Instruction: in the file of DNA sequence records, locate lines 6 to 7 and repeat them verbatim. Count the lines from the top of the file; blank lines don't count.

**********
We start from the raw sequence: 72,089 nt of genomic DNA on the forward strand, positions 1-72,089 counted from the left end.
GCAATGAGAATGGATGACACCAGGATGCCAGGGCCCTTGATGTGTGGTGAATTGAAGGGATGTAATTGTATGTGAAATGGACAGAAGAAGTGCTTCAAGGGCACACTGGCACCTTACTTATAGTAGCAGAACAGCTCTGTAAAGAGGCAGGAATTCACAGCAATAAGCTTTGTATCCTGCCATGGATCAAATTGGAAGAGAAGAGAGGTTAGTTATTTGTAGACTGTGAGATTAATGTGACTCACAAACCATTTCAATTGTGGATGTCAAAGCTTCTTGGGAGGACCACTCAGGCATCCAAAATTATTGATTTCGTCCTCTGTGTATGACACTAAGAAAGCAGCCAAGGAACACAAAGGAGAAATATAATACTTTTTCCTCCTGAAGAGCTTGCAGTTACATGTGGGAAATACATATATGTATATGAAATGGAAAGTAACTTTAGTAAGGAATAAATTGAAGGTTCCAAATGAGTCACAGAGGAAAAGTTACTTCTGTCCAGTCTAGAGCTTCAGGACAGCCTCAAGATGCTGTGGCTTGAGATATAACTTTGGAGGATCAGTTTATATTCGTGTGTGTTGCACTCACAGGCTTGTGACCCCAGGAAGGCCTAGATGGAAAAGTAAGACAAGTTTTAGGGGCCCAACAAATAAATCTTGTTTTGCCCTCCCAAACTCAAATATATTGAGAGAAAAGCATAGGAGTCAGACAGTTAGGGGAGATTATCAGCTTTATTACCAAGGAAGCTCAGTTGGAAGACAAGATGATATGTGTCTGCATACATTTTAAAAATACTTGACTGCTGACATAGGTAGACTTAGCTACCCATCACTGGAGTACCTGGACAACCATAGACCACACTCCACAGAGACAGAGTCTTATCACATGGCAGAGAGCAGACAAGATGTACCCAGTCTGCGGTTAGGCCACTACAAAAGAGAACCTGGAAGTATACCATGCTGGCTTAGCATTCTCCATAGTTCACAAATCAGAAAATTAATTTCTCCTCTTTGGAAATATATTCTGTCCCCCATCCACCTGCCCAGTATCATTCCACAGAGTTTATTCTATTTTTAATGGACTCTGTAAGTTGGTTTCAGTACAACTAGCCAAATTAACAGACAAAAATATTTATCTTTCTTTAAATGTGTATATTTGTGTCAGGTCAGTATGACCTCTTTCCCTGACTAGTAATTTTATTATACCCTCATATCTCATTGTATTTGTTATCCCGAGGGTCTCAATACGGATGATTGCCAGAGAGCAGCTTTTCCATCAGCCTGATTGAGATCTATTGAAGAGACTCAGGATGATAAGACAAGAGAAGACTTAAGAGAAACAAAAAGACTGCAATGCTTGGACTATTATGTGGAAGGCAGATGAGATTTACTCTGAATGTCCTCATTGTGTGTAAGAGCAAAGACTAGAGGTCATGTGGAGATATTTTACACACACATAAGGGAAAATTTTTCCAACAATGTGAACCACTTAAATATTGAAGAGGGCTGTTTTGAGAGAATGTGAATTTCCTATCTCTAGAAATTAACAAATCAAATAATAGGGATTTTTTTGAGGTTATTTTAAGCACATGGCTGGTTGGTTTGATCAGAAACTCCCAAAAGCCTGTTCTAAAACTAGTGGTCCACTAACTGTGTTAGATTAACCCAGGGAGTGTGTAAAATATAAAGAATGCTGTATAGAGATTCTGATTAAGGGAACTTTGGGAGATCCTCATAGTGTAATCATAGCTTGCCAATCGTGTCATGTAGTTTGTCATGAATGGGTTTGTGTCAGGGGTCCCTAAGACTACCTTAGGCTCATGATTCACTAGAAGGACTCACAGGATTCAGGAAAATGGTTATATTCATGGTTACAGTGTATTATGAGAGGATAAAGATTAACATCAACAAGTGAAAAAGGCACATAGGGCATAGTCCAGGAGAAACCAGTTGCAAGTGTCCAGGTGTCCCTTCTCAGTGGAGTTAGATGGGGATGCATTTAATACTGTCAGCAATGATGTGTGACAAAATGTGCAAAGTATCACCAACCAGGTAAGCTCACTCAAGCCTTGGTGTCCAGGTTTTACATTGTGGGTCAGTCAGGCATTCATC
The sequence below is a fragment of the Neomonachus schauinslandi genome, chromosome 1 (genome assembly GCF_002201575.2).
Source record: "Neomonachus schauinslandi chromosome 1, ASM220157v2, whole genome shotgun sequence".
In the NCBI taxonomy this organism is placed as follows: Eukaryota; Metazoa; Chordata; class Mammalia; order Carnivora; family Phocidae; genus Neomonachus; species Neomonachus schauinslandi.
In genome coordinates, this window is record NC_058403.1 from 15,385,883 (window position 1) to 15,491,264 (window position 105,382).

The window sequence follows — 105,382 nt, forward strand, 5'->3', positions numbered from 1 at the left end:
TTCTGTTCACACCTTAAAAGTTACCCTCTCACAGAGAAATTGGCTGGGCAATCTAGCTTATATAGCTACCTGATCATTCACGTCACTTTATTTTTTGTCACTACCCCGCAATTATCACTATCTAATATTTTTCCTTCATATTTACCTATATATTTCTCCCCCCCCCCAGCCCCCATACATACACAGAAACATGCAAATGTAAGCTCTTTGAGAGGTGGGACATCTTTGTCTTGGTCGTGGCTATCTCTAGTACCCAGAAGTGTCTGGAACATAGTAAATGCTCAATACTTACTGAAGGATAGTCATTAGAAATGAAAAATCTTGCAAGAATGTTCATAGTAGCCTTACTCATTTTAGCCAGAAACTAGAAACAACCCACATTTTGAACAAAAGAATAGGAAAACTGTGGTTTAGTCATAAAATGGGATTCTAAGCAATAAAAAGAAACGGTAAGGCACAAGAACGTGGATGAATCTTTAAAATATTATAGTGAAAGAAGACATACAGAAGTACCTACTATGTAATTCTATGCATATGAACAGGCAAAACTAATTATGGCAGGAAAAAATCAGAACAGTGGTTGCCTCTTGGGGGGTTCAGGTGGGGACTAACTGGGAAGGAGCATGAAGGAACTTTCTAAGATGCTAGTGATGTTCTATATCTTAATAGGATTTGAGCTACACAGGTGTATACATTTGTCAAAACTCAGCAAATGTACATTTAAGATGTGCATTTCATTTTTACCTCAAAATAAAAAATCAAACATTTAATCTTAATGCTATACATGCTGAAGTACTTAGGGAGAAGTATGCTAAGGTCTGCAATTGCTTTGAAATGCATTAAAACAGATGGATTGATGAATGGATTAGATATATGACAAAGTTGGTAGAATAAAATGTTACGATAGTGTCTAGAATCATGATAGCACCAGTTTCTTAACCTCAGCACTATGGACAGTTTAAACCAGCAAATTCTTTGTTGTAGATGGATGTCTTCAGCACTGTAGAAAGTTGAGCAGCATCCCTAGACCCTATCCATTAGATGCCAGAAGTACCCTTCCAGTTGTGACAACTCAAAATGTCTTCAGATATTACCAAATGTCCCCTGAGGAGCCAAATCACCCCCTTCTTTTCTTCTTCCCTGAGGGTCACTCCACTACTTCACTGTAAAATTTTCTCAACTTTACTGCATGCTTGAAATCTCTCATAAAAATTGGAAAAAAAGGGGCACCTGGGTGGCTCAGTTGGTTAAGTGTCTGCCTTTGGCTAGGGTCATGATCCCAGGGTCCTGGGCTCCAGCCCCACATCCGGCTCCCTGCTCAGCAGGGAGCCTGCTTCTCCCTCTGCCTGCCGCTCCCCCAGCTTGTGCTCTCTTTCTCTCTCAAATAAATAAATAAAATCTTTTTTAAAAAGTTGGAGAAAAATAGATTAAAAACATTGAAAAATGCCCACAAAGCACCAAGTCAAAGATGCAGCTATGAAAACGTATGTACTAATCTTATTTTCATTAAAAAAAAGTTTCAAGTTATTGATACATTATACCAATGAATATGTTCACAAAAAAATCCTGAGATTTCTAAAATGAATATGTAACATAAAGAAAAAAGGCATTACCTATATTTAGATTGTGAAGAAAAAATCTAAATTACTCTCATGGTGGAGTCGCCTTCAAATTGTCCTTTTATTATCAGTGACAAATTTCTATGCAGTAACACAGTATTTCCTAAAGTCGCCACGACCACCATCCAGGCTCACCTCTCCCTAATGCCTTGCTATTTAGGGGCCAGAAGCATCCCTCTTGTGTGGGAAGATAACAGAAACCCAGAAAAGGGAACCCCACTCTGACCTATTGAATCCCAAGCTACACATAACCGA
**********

In genome coordinates, this window is record NC_058403.1 from 15,385,883 (window position 1) to 15,491,264 (window position 105,382).

The window sequence follows — 105,382 nt, forward strand, 5'->3', positions numbered from 1 at the left end: